Training

Part of ACIAR's mission is to enhance the research capacity of institutions in developing countries. This is achieved by visits from Australian scientists who spend time with their colleagues in their home-country institutions, by the conduct of project-related training courses both overseas and in Australia, and by the awarding of ACIAR Fellowships for project-related postgraduate training in Australia. The effects of these activities are becoming evident as ACIAR's programs mature and diversify in its 25 or so partner countries. There is a true sense of international partnership, and evidence of the increasing confidence of partner country scientists is reflected in the increasing number of authors from Southeast Asia in the published scientific literature. Furthermore, countries that once looked to Australia for expertise are now sources of information to assist their neighbours. For instance a recent forestry research initiative in Laos went ahead because the Thai partners bridged the cultural and language gap and conducted training in Thailand.

ACIAR, with funding assistance from the Crawford Fund for International Agricultural Research, has staged a number of master classes associated with specific projects to give advanced training to developing-country scientists. One on molecular genetics held at Monash University involved 14 senior researchers from seven countries; another on plant virology held in Thailand attracted 20 scientists from nine countries. Response from the participants has been overwhelmingly enthusiastic.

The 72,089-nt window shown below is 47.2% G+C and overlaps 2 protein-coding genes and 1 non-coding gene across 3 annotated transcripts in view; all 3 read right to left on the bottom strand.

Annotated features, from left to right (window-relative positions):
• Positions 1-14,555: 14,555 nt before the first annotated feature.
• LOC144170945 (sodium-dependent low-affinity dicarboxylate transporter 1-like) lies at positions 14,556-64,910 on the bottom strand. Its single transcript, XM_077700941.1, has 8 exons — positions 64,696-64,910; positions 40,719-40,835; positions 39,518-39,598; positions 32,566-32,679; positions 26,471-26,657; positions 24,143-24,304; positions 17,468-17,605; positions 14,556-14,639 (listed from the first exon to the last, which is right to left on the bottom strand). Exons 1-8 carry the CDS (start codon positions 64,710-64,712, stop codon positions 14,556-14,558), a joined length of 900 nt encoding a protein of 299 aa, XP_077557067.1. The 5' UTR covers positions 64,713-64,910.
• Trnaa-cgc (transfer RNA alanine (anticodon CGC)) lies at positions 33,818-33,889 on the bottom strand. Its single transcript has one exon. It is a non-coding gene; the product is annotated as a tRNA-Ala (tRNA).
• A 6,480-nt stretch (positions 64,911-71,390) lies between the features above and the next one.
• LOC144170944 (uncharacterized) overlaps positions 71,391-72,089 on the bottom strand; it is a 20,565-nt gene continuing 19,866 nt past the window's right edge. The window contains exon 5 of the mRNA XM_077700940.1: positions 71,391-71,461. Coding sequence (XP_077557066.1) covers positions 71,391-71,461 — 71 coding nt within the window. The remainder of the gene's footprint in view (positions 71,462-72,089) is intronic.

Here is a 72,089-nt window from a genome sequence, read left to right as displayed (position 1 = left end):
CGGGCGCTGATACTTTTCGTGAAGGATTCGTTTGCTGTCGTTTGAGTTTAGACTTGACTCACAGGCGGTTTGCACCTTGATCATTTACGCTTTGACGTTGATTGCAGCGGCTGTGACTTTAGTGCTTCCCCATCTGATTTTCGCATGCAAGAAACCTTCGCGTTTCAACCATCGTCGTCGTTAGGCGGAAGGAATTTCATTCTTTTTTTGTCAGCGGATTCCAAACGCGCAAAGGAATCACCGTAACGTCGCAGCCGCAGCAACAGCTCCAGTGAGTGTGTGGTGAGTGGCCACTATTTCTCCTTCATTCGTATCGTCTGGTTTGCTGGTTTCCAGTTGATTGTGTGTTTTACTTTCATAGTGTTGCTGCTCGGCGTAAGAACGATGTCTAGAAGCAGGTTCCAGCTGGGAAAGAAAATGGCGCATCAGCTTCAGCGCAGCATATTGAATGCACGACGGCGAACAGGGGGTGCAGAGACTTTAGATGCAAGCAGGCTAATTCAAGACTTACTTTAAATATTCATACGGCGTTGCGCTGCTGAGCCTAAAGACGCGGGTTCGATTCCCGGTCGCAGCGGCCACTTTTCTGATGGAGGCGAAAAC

International standing

In February 1992 ACIAR took over responsibility for administering Australia's contribution to the International Agricultural Research Centres, previously undertaken by AIDAB. ACIAR has reinstated the Special Purpose Grants program which is designed to aid research collaboration of the international centres with Australian and developing-country institutions. ACIAR's familiarity with the operations of the international centres make it well placed to administer Australia's commitment to them, both in terms of development assistance and enlightened self interest.